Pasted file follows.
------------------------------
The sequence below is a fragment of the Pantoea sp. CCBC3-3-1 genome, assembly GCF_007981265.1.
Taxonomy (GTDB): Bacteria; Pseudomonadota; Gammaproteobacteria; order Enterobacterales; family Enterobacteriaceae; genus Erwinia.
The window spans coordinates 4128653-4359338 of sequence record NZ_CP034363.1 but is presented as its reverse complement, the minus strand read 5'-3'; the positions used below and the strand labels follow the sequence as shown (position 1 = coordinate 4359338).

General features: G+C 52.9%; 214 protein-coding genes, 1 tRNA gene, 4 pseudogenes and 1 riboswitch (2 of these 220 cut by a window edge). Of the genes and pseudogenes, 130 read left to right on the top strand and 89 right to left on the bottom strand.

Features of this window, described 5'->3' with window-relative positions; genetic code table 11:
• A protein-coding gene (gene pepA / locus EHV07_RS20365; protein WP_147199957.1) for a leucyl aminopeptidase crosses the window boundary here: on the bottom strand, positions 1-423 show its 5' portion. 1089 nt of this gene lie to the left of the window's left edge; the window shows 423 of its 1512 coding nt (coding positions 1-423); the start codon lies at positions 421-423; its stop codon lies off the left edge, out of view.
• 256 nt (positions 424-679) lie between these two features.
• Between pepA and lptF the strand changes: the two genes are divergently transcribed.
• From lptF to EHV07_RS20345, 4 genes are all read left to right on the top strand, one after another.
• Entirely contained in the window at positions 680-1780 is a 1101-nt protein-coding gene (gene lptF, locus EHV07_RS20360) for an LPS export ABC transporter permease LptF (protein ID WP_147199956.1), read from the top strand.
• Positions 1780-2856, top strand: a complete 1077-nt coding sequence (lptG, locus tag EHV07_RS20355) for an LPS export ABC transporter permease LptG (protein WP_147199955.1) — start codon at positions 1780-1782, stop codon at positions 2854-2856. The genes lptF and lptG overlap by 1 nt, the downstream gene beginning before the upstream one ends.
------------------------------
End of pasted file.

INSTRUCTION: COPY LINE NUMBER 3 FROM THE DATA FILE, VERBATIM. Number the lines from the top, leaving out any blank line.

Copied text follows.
The window spans coordinates 4128653-4359338 of sequence record NZ_CP034363.1 but is presented as its reverse complement, the minus strand read 5'-3'; the positions used below and the strand labels follow the sequence as shown (position 1 = coordinate 4359338).